|16 October 2005
Prehistoric gouging tool found in Maine
Rainville and Michele Mannion had been hoping to plant a spruce tree on the north side of the house they are renovating on Camden Street (Camden, Maine, USA) when they discovered the tool that bears strong likeness to those used by the Red Paint - or Moorehouse - People, named after the archeologist who spent much of the early part of the last century studying this prehistoric population.
The discovery prompted them to call Bruce Borque, an archeologist at the Maine State Museum. Borque estimated the tool, used for gouging, to be 5,000 years old and wondered if the tool had been left behind at the site by early Red Paint boatbuilders, who had hiked up from the shore to find suitable trees from which to make canoes.
Red Paint People have been studied for generations by curious and serious historians. Sites have been discovered in Blue Hill, Bucksport, Orland, North Haven and Penobscot and even on Beauchamp Point in Rockport. According to Borque, the Red Paint People primarily lived by the sea and traveled by canoe. They are believed to have occupied Penobscot Bay and the Maine Coast from 4,000 to possibly 8,000 years ago. They are called Red Paint because of the red iron oxide associated with their graves. According to some historians, identical cultures have been found in Norway.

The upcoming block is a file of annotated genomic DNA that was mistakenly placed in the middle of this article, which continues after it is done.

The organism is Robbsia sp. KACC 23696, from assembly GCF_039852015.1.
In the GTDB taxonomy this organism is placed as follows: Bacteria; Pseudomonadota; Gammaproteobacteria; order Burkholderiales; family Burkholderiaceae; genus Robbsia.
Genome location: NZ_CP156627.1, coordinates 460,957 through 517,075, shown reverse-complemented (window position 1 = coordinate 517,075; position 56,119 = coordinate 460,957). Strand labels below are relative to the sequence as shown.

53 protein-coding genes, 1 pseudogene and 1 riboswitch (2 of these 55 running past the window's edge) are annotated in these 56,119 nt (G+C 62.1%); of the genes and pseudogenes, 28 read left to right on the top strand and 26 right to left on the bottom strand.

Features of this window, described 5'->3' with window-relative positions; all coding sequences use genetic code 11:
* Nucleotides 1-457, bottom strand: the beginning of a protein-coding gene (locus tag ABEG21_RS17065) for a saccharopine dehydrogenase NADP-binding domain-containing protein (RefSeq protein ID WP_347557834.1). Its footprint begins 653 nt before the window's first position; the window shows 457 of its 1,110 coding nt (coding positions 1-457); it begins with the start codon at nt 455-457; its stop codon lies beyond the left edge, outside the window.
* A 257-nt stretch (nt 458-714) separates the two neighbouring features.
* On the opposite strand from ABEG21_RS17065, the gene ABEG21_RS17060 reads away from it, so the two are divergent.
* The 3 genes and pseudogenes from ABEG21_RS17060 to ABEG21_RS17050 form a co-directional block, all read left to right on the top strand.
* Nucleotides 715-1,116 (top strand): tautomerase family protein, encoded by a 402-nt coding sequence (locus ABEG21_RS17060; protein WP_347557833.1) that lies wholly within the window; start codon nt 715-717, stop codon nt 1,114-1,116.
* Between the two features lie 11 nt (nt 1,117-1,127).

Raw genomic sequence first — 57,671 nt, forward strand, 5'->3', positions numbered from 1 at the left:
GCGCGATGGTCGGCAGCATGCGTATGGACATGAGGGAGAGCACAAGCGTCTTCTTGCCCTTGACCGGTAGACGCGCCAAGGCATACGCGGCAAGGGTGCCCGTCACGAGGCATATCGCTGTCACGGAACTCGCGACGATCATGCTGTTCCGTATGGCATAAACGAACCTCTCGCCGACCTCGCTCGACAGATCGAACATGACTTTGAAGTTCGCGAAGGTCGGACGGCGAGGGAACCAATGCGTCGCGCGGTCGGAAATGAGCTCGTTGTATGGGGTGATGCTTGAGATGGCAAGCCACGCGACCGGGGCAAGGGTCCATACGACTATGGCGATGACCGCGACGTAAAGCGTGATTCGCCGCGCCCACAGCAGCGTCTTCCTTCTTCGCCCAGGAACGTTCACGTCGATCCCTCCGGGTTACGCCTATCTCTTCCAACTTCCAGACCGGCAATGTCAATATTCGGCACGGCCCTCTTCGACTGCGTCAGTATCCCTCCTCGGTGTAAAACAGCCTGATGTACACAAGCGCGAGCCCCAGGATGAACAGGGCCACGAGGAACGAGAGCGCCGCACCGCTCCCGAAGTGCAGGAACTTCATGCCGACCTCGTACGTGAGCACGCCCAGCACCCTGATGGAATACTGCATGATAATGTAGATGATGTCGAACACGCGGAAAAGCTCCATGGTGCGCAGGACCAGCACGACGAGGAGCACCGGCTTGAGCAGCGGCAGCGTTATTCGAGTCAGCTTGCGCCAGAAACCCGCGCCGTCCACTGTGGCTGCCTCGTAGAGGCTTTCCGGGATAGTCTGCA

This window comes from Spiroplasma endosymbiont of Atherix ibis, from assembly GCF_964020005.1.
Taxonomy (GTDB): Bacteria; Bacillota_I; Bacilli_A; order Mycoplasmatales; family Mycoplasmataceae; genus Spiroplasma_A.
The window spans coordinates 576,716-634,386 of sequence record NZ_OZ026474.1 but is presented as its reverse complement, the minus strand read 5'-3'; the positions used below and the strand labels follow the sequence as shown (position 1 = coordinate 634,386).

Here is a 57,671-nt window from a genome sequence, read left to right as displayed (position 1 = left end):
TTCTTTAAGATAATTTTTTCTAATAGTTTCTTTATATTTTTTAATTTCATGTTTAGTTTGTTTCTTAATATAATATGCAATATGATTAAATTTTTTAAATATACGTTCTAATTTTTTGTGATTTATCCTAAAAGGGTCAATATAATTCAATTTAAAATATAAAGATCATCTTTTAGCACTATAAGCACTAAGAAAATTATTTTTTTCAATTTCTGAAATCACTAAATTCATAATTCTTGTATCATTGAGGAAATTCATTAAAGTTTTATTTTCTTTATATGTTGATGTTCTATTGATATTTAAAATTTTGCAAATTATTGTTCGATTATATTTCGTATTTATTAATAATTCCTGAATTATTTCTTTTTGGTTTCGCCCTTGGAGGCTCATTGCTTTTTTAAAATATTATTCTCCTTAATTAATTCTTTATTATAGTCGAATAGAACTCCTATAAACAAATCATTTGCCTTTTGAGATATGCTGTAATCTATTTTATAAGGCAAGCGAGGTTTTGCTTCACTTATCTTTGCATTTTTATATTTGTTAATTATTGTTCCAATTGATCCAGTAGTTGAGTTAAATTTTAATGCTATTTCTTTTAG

With rising ocean levels, the sites along the Maine Coast are already submerged or lie precariously close to being washed away. Anyway, Rainville is still holding off on planting the spruce tree and plans to re-examine the soil in the hole to "see if there's anything I missed."
Source: Village Soup (12 October 2005)
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